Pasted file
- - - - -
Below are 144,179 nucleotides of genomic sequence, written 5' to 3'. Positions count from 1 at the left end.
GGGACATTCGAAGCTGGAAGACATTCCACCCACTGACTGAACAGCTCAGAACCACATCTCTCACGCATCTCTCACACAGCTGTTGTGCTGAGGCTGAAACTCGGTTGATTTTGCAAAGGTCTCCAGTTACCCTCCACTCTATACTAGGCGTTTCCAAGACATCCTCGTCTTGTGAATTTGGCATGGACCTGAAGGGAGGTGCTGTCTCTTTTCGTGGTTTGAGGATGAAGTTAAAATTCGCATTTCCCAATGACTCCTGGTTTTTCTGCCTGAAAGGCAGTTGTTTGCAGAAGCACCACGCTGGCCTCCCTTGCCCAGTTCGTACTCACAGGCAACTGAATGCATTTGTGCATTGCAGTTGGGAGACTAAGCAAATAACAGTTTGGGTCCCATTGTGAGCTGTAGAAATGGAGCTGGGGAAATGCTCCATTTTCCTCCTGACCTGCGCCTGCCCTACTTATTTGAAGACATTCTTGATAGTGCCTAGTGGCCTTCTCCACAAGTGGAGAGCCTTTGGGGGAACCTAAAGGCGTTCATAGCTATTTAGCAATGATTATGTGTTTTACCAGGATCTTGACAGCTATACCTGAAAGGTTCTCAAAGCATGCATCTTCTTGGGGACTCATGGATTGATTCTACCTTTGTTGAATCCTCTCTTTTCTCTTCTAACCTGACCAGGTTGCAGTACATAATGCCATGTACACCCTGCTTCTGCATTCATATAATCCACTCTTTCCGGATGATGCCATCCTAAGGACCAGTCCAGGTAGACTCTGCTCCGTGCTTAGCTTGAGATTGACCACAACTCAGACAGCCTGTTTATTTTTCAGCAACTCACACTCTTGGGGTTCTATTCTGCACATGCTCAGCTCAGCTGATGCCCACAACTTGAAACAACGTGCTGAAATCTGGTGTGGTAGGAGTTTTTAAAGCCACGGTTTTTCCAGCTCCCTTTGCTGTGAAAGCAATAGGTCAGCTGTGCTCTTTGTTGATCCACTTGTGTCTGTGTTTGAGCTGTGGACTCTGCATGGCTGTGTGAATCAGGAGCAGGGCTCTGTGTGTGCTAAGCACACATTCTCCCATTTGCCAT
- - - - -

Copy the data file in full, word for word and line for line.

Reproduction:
Below are 144,179 nucleotides of genomic sequence, written 5' to 3'. Positions count from 1 at the left end.
GGGACATTCGAAGCTGGAAGACATTCCACCCACTGACTGAACAGCTCAGAACCACATCTCTCACGCATCTCTCACACAGCTGTTGTGCTGAGGCTGAAACTCGGTTGATTTTGCAAAGGTCTCCAGTTACCCTCCACTCTATACTAGGCGTTTCCAAGACATCCTCGTCTTGTGAATTTGGCATGGACCTGAAGGGAGGTGCTGTCTCTTTTCGTGGTTTGAGGATGAAGTTAAAATTCGCATTTCCCAATGACTCCTGGTTTTTCTGCCTGAAAGGCAGTTGTTTGCAGAAGCACCACGCTGGCCTCCCTTGCCCAGTTCGTACTCACAGGCAACTGAATGCATTTGTGCATTGCAGTTGGGAGACTAAGCAAATAACAGTTTGGGTCCCATTGTGAGCTGTAGAAATGGAGCTGGGGAAATGCTCCATTTTCCTCCTGACCTGCGCCTGCCCTACTTATTTGAAGACATTCTTGATAGTGCCTAGTGGCCTTCTCCACAAGTGGAGAGCCTTTGGGGGAACCTAAAGGCGTTCATAGCTATTTAGCAATGATTATGTGTTTTACCAGGATCTTGACAGCTATACCTGAAAGGTTCTCAAAGCATGCATCTTCTTGGGGACTCATGGATTGATTCTACCTTTGTTGAATCCTCTCTTTTCTCTTCTAACCTGACCAGGTTGCAGTACATAATGCCATGTACACCCTGCTTCTGCATTCATATAATCCACTCTTTCCGGATGATGCCATCCTAAGGACCAGTCCAGGTAGACTCTGCTCCGTGCTTAGCTTGAGATTGACCACAACTCAGACAGCCTGTTTATTTTTCAGCAACTCACACTCTTGGGGTTCTATTCTGCACATGCTCAGCTCAGCTGATGCCCACAACTTGAAACAACGTGCTGAAATCTGGTGTGGTAGGAGTTTTTAAAGCCACGGTTTTTCCAGCTCCCTTTGCTGTGAAAGCAATAGGTCAGCTGTGCTCTTTGTTGATCCACTTGTGTCTGTGTTTGAGCTGTGGACTCTGCATGGCTGTGTGAATCAGGAGCAGGGCTCTGTGTGTGCTAAGCACACATTCTCCCATTTGCCAT